How to Paint a Tri-Coat Colorby Rebekah Richards
Tri-coat paints, also known as three stage paints or pearl coats, are automotive paint colors achieved by applying three different coats. These three coats are called the basecoat, midcoat (or pearlcoat), and clearcoat. Tri-coat paints create additional color depth and display different color highlights when viewed from different angles. However, they are more difficult to match or touch up than other car colors, so it's a good idea to practice on a scrap piece of metal or plastic before using tri-coat paints on a car.
Put on safety goggles and gloves to protect yourself from dangerous chemicals in automotive paint, and make sure you are in an area with adequate ventilation.
Apply primer if your surface is unpainted. Primer helps fill surface imperfections and makes paint stick better. If your surface is already painted, skip this step.
Spray on the basecoat layer, which represents the primary color coat. Allow the basecoat to dry completely before continuing. Although drying time can vary in different temperatures, allowing each layer to dry overnight is usually adequate.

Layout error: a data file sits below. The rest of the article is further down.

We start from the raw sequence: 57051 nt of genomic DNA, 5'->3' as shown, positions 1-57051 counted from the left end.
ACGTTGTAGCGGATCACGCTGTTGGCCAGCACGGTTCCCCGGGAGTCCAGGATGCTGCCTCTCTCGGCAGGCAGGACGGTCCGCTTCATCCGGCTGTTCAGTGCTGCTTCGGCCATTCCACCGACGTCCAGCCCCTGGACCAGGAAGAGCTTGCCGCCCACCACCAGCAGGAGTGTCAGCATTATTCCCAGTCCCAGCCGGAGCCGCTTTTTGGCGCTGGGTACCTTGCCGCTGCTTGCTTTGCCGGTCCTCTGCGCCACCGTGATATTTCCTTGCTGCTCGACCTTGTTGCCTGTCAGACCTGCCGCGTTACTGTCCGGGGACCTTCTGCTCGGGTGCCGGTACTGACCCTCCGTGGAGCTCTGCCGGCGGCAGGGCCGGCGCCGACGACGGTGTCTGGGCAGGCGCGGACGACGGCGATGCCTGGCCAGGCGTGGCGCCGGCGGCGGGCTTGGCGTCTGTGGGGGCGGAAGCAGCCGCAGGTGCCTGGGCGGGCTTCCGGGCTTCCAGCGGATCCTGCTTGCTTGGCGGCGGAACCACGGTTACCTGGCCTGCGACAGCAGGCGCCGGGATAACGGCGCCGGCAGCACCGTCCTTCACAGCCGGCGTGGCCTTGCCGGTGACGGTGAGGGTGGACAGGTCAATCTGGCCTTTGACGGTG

Sand the primer and basecoat with sandpaper to ensure a smooth finish. Begin with #220 grit sandpaper and then use #600 grit sandpaper.
Spray a thin midcoat layer once the basecoat has dried. The midcoat or pearlcoat contains flakes of pearls which creates the tri-coat color effect. Allow the midcoat to dry completely before continuing; midcoats usually dry completely overnight.
Apply the clearcoat layer and allow it to dry completely. Clearcoats usually dry overnight.
- Avoid spraying primer, paint, or clearcoat in direct sunlight.
- If necessary, use automotive lacquer thinner to remove new paint without damaging the original paint finish.
- Don't wax your car for at least 30 days after you have applied a tri-coat paint color.
Things You'll Need
- Safety goggles and gloves
- Primer, if necessary
- Sand paper
- Keep primer and automotive paint away from children and stored in a safe place that does not experience extreme temperatures.
- Always wear gloves and safety goggles when working with automotive paint, and ensure adequate ventilation. Stop immediately if you feel dizzy.
Rebekah Richards is a professional writer with work published in the "Atlanta Journal-Constitution," "Brandeis University Law Journal" and online at tolerance.org. She graduated magna cum laude from Brandeis University with bachelor's degrees in creative writing, English/American literature and international studies. Richards earned a master's degree at Carnegie Mellon University.